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An Oncor Electric Delivery lineman crew works on repairing a utility pole that was damaged by the winter storm that passed through Odessa, Texas, in February 2021 and impacted a number of southwestern states with blackouts and hire costs. (Eli Hartman/Odessa American via AP)

Xcel can recover $509 million from customers in coming months’ bills to pay for surging natural gas costs during the southwestern freeze in February 2021, an administrative law judge ruled this week, despite finding the utility should have warned consumers to cut usage and save money during the storm.

The Colorado Office of Utility Consumer Advocate will file another round of objections before the Public Utilities Commission takes a final vote on the recovery plan, but is not optimistic the PUC will make significant changes to the award. 

Xcel said Thursday the impact for the average residential customer will be about $5.67 per month for natural gas, or an 11% boost; and $1.43 per month, a 2% increase, for electricity. The gas surcharge will run for 30 months, and the electricity surcharge will run for 24 months. Colorado utilities have the right to pass through fuel cost changes to consumers, though the requests go through a review.

The consumer advocate asked the judge to dock Xcel, the state’s largest utility with 1 million customers, for failing to warn consumers to cut use during the storm, and for failing to plan better by hedging gas prices and storing cheaper gas ahead of time. The advocate wanted $130 million shaved from Xcel’s request. 

The administrative law judge agreed, in part, writing “the company failed to act prudently when it did not issue conservation messaging in these unique circumstances.” Still, the judge added, it’s impossible to tell how much energy consumers might have saved with better warnings, and therefore impossible to dock Xcel for a percentage of its requested recovery. 

Regulators make a show of worrying in public, but don’t end up lowering the bill for customers, said utility consumer  office director Cindy Schonhaut. The PUC commissioners often do the same thing, she said, decrying the consumer impact of multiple rate increases. 

“And they always approve them, every time. They basically just talk about it. They haven’t done anything in that regard. I don’t know why. That’s where we are frustrated on behalf of consumers,” Schonhaut said.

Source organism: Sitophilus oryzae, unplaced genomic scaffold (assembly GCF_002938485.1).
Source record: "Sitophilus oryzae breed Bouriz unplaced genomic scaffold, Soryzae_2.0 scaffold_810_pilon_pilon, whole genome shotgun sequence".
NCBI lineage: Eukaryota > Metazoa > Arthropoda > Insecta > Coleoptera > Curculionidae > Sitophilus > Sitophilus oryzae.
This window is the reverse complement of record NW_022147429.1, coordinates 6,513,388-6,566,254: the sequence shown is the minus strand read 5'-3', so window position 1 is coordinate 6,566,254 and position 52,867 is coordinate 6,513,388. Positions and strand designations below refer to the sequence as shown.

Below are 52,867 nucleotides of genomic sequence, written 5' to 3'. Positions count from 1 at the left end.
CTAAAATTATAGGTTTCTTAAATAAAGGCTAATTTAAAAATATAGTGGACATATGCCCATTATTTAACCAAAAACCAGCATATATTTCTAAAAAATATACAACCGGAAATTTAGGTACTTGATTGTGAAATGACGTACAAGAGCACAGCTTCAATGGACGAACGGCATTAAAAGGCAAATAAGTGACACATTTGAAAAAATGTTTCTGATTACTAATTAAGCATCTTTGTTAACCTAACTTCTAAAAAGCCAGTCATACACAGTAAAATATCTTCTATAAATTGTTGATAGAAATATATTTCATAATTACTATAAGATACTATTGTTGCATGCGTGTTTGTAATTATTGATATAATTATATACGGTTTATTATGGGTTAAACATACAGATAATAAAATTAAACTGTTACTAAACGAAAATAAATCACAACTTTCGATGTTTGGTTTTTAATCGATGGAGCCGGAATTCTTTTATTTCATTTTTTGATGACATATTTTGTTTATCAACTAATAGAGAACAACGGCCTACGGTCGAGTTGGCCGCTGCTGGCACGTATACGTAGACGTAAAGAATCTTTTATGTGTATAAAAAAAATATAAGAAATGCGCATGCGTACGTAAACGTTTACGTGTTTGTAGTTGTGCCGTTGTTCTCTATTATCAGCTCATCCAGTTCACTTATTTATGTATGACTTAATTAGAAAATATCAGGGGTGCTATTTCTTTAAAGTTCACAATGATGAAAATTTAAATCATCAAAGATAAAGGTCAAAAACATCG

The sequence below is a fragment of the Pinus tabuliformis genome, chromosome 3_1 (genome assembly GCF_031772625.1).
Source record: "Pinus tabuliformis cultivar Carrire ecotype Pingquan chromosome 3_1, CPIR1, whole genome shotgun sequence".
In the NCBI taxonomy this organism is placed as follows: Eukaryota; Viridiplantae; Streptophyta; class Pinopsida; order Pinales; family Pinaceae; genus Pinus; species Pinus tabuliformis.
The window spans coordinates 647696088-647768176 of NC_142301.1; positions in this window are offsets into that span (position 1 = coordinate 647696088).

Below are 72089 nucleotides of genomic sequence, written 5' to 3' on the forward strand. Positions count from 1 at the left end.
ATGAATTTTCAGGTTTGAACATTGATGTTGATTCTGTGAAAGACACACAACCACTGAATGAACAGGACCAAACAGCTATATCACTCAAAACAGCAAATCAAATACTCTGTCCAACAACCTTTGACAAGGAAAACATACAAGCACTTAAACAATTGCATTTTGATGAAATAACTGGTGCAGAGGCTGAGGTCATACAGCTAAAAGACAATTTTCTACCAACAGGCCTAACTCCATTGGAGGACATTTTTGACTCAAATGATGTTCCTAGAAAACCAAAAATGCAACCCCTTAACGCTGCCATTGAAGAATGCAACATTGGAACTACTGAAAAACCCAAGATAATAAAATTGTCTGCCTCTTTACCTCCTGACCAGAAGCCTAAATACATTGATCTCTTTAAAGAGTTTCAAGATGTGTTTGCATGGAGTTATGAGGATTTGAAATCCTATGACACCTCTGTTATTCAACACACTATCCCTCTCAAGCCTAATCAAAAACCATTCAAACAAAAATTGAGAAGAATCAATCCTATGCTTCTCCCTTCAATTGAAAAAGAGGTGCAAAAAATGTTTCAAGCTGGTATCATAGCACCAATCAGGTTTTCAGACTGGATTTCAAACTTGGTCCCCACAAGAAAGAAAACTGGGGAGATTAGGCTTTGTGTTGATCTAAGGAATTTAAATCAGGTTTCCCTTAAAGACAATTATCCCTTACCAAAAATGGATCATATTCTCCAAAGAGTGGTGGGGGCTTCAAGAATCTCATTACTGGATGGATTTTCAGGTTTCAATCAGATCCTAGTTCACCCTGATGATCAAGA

Xcel had not responded to a request for comment by late Thursday.

The storm over Presidents Day weekend in 2021 paralyzed Texas and other southwestern states, interrupting natural gas delivery systems and other utility functions. Most utilities store a certain percentage of gas for emergencies, but not enough to completely supply operations over a number of days. Denver set a record low for one day of the storm, which hit Colorado between Feb. 13 and 17.

The judge’s decision noted units of natural gas that went for a few dollars before the storm shot up to $188 each at the peak, then quickly returned to about $6 a unit by Feb. 19. 

In the back and forth with regulators over the past year, Xcel has agreed to give up $74 million in interest it could otherwise have charged on the gas recovery costs, the judge noted. Xcel made some other concessions on sharing trading revenue with consumers, and excluding some outage costs at the troubled Comanche 3 plant in Pueblo. 

The surcharge for the 2021 storm will add on top of other fuel cost hikes passed through to consumers by Colorado utilities in recent months from rising oil and gas prices. Consumer advocates also note that on top of the big jumps in gas prices, the utilities have sought approval in recent years for other consumer charges ranging from the cost of adding renewable energy sources, to supporting a low-income assistance fund, to pipeline repair funds.

More price hikes will be coming in future years as utilities also try to recover the costs of government-mandated moves to cleaner energy, from building solar and wind generating stations to extending the transmission grid and offering rebates for electrifying homes and cars.

“We worry that the burden of the transition to clean energy in all economic sectors in the state is something that is going to end up on electric utility consumers’ bills,” Schonhaut said. Her office must balance the desire of some consumers for a faster transition to clean energy with the needs of many consumers to keep bills affordable. 

“We believe strongly that government has to step in with funds” for the transition, Schonhaut said. 

Michael Booth is The Sun’s environment writer, and co-author of The Sun’s weekly climate and health newsletter The Temperature. He and John Ingold host the weekly Sun-Up podcast on The Temperature topics every Thursday. He is co-author with...